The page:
What Is Float In Microsoft Project? All you need to know [OverView]
Last updated on 15th Jul 2020, Blog, General
Slack, also called float, is the amount of time a task can slip before it bumps into another task. It’s automatically calculated into your project when you schedule tasks, and you can use it as buffer time if needed when your schedule is at risk of being delayed.
Learn about slack (float)
- By default and by definition, a task with zero (0) slack is considered a critical task. If a critical task is delayed, the project finish date is also delayed. To build some slack into your critical path, you can change the default setting for slack in the Tasks if slack is less than or equal to the box on the Calculation Options tab of the Project Options dialog box (File > Options). For more information, see Show the critical path of your project and How Project schedules tasks: Behind the scenes.
- To make sure your project finishes on time, try optimizing tasks that have slack and are not on the critical path. For example, use free slack to delay a task, or assign its resource to another task to help prevent the schedule from slipping.
- Total slack can be positive or negative. A negative slack value indicates there isn’t enough time scheduled for the task and more time is needed to prevent your project finish date from slipping.
- If you’re curious about how Project calculates free slack, add the Start Slack and Finish Slack fields to any task view (click Add New Column in that view, and then pick the fields). Start slack is useful when leveling projects that are scheduled from the finish date and shows the difference between early start and late start dates. Finish slack is useful when leveling projects that are scheduled from the start date and shows the difference between early finish and late finish dates. The smaller of both slack amounts is the amount of free slack.
Here a couple things to keep in mind about float or slack.
|Watch out for inflexible constraints||If a task that is constrained to a date has a predecessor that finishes too late for the successor to begin on the date specified in the constraint, negative slack can occur. Negative slack will even further constrain the end date of your project.|
|Deadline dates changes total slack||Deadline dates can affect the total slack on tasks. If you enter a deadline date before the end of the task’s total slack, total slack will be recalculated by using the deadline date rather than the task’s late finish date. The task becomes critical if the total slack reaches zero.|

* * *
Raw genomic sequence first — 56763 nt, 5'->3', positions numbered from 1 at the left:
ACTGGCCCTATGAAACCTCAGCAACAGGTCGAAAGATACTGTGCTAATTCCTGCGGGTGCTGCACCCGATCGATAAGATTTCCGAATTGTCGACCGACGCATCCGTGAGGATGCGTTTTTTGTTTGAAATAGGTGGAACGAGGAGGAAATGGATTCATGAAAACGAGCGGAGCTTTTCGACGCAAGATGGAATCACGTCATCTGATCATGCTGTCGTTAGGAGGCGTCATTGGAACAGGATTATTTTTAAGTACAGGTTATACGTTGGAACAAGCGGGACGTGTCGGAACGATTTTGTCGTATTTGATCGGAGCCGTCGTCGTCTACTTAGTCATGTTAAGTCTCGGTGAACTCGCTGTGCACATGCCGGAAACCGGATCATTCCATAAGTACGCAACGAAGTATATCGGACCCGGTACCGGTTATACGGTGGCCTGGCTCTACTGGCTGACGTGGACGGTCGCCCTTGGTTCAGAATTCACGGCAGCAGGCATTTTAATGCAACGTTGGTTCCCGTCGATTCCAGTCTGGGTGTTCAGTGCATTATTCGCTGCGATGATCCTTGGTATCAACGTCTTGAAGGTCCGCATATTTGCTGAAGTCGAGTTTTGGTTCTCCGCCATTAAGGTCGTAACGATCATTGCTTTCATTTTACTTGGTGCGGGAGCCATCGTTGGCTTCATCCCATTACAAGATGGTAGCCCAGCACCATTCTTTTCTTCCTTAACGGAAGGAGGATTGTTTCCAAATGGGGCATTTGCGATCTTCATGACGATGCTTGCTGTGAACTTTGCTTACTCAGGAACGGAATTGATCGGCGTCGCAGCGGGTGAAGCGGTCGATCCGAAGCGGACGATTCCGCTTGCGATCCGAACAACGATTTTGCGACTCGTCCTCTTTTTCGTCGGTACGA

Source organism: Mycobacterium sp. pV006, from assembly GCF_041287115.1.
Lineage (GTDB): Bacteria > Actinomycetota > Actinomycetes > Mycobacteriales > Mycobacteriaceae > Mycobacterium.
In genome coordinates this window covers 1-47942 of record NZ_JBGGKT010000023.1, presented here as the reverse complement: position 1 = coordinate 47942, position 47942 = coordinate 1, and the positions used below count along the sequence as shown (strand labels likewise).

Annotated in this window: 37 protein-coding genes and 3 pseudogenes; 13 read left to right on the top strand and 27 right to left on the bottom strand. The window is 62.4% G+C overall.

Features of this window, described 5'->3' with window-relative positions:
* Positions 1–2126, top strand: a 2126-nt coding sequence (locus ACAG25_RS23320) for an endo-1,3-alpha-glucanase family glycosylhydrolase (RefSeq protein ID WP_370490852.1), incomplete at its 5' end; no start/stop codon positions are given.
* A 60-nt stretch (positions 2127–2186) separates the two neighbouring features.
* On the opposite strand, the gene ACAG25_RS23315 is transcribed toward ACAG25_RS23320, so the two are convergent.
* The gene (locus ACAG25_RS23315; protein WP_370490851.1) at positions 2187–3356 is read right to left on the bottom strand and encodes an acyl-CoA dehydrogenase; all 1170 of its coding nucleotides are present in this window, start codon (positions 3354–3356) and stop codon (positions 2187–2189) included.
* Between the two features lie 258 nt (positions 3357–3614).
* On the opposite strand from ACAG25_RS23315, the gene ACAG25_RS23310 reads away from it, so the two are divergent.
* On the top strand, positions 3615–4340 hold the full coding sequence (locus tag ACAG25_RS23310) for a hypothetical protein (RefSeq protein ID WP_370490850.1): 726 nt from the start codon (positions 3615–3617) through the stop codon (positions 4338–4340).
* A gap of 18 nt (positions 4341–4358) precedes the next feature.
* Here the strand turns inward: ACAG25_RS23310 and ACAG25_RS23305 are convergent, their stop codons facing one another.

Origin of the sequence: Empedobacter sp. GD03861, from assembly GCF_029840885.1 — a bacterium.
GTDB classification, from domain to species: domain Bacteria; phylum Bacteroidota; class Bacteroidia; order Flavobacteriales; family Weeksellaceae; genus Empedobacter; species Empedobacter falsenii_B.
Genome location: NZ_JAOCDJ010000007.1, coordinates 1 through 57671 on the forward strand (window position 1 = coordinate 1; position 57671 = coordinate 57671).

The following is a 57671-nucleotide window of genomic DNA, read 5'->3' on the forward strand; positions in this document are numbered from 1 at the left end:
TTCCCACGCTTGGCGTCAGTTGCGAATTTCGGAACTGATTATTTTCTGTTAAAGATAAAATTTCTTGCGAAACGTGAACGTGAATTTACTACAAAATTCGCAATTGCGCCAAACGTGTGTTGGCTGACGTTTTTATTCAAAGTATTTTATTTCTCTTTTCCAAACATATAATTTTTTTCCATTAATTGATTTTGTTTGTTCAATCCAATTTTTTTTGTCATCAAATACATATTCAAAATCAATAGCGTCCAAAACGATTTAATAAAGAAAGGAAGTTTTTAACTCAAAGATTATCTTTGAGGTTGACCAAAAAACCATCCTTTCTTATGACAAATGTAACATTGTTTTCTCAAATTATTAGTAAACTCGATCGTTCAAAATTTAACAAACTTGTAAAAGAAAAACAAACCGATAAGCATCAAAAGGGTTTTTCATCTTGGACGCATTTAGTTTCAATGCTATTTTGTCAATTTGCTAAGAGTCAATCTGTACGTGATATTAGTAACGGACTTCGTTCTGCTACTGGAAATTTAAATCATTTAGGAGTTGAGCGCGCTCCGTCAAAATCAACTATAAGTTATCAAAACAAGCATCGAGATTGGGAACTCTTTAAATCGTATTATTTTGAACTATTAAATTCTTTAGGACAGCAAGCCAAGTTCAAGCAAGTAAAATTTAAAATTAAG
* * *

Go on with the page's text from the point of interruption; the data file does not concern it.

Use the Detail Gantt view to find slack (float)
- Click View > Other Views > More Views.
- In the Views list, double-click Detail Gantt.
- Click View > Tables> Schedule.
- Click a task and view its slack values in the Free Slack and Total Slack fields.
If you don’t see the Free Slack and Total Slack fields, press Tab to move to those fields.
Tip: To resolve scheduling issues, you may be able to move tasks from phases that have no slack to phases that have too much slack.
Consider the process of replacing a broken pane of glass in the window of your home. There are various component activities involved in the project as a whole; obtaining the glass and putty, installing the new glass, choosing the paint, obtaining a tin once it has set, wiping the new glass free of finger smears etc.
Some of these activities can run concurrently e.g. obtaining the glass, obtaining the putty, choosing the paint etc., while others are consecutive e.g. the paint cannot be bought until it has been chosen, the new window cannot be painted until the window is installed and the new putty has set. Delaying the acquisition of the glass is likely to delay the entire project – this activity will be on the critical path and have no float, of any sort, attached to it and hence it is a ‘critical activity’. A relatively short delay in the purchase of the paint may not automatically hold up the entire project as there is still some waiting time for the new putty to dry before it can be painted anyway – there will be some ‘free float’ attached to the activity of purchasing the paint and hence it is not a critical activity. However, a delay in choosing the paint, in turn, inevitably delays buying the paint which, although it may not subsequently mean any delay to the entire project, does mean that choosing the paint has no ‘free float’ attached to it – despite having no free float of its own, the choosing of the paint is involved with a path through the network which does have ‘total float’.